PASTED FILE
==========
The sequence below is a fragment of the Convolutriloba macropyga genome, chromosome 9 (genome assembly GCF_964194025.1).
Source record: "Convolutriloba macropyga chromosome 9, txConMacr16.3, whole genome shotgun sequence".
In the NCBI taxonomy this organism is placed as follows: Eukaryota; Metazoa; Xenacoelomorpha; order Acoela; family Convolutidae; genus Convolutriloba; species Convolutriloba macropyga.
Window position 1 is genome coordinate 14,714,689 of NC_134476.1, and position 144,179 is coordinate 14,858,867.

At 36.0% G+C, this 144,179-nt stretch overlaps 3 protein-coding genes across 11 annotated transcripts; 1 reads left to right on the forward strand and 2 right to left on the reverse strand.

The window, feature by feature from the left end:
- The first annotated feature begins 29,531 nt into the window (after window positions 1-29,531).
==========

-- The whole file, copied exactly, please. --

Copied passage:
The sequence below is a fragment of the Convolutriloba macropyga genome, chromosome 9 (genome assembly GCF_964194025.1).
Source record: "Convolutriloba macropyga chromosome 9, txConMacr16.3, whole genome shotgun sequence".
In the NCBI taxonomy this organism is placed as follows: Eukaryota; Metazoa; Xenacoelomorpha; order Acoela; family Convolutidae; genus Convolutriloba; species Convolutriloba macropyga.
Window position 1 is genome coordinate 14,714,689 of NC_134476.1, and position 144,179 is coordinate 14,858,867.

At 36.0% G+C, this 144,179-nt stretch overlaps 3 protein-coding genes across 11 annotated transcripts; 1 reads left to right on the forward strand and 2 right to left on the reverse strand.

The window, feature by feature from the left end:
- The first annotated feature begins 29,531 nt into the window (after window positions 1-29,531).